After several days of strikes in the railways and postal service, the current wave of industrial strikes in Britain has now reached the National Health Service (NHS). On Thursday, 100,000 nurses paralyzed clinic operations in large parts of England, Wales and Northern Ireland for 24 hours.
It was the first ever strike in the 100+ year history of the Royal College of Nurses, as the UK Nurses Union demanded “fair pay” for its members. A second strike is scheduled for next Tuesday. The Royal College has already made it clear that as long as the Government refuses to enter into collective bargaining, there will be further and increasingly frequent strikes after Christmas.
An exacerbation of the situation is likely to lead to the strike planned for next Wednesday by ambulance drivers. Police, army and taxi drivers get ready to take over rescue operations and transport patients. Other hospital staff – technicians, porters, catering teams, clerks and residents – are also considering going on strike. This heralds even more difficult times for the already severely battered British healthcare system. In the past, patients often had to wait hours in the emergency room before they could get help. Millions of patients are waiting months for surgeries and private treatment appointments because the NHS is unable to meet their needs.
According to the government, an additional 70,000 clinic and surgery appointments must be cancelled, as a result of the two days of strike. “Essential services” such as dialysis, chemotherapy, or other types of cancer treatment are maintained even during strikes. However, “normal operation” is downgraded to emergency service.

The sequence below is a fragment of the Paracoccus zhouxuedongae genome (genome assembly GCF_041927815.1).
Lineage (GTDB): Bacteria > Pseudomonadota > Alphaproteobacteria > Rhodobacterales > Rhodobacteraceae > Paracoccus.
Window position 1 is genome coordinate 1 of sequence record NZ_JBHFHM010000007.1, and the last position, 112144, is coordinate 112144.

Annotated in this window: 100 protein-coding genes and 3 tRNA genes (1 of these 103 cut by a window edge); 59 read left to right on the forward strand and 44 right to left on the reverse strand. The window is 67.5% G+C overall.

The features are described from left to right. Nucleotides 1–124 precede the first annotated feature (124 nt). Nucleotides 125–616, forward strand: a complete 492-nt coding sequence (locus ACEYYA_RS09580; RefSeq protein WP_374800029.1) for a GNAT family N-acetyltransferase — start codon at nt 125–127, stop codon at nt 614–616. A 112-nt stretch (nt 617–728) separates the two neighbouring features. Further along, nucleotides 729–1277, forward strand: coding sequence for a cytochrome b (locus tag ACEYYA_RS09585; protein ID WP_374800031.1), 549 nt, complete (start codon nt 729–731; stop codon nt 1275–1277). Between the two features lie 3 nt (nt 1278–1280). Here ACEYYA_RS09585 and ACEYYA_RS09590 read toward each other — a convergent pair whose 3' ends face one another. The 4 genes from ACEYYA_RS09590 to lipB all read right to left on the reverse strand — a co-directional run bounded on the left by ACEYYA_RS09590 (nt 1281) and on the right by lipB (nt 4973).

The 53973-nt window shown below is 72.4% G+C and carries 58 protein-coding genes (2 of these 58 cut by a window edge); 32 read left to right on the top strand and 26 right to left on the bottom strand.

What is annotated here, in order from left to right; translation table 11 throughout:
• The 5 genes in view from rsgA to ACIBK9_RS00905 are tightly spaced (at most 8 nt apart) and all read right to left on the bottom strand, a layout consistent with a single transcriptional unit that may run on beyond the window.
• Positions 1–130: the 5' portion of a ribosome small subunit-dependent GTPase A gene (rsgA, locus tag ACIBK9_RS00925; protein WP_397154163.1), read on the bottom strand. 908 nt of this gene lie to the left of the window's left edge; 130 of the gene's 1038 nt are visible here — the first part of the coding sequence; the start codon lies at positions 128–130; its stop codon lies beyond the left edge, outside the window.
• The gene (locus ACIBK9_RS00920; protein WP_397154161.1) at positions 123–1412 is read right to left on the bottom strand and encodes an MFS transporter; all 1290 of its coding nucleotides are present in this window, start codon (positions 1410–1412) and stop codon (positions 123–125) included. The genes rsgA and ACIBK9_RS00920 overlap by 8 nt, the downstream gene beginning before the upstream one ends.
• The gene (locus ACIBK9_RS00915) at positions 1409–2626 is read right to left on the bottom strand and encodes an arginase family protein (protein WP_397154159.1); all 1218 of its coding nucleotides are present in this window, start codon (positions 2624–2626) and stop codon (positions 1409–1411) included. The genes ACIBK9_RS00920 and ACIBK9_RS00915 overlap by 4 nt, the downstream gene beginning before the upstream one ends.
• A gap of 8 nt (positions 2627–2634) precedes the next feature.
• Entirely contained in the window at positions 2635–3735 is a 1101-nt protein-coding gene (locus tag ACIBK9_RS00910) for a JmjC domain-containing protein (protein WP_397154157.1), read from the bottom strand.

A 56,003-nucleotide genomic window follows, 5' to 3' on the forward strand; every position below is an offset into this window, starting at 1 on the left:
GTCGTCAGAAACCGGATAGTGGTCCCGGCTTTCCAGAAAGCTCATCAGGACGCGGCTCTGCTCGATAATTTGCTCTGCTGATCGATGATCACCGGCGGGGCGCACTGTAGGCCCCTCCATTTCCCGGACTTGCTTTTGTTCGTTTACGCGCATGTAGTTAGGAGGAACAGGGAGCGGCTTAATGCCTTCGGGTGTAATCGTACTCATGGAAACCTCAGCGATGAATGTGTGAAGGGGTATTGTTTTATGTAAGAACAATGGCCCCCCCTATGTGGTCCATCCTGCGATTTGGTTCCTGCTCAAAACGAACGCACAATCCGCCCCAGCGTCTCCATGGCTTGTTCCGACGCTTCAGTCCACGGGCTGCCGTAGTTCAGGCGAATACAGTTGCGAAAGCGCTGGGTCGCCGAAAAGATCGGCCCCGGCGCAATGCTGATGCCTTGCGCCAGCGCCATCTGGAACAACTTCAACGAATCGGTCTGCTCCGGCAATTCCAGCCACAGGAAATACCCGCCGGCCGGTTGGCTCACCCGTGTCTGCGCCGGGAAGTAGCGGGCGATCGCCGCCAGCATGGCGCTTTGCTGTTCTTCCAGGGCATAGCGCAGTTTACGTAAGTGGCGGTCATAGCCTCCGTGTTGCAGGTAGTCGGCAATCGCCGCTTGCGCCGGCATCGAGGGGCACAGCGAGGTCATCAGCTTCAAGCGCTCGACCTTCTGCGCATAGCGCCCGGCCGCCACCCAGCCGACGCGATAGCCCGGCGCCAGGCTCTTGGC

Premier offers four percent
It is with a heavy heart that her organization has decided to take action,” said Pat Cullen, general secretary of the Royal College of Nurses. But the financial emergency, the permanent excessive demands, and the mass exodus of nurses now left its members “no other choice”. Cullen justifies the 19 per cent wage increase claim by saying that real wages for British nurses have fallen by a similar amount over the past ten years. Meanwhile, with an inflation rate of nearly 11%, the majority of the nursing staff could no longer afford the day-to-day living expenses. And the government refuses even to enter into negotiations with the unions. Meanwhile, Prime Minister Roshi Sunak is backing away from the argument that a wage increase of more than 4 percent cannot be funded because the government needs to focus on fighting inflation. However, many British experts have now rejected this argument.
Prominent conservatives also urge the government to at least seek dialogue. Sir Jake Perry, recently leader of the Conservative Party, believes the government will have to increase its bid “by a great deal” in order to find a solution.
The Scottish government, which independently runs its part of the NHS, has offered nurses there a 7.5 per cent pay rise. There are no strikes in Scottish clinics as NHS workers consider this offer.
Meanwhile, the wave of strikes continues in more and more regions. Border officials, Heathrow baggage handlers, driving examiners, firefighters, university lecturers and teachers have also declared or are voting on strikes.
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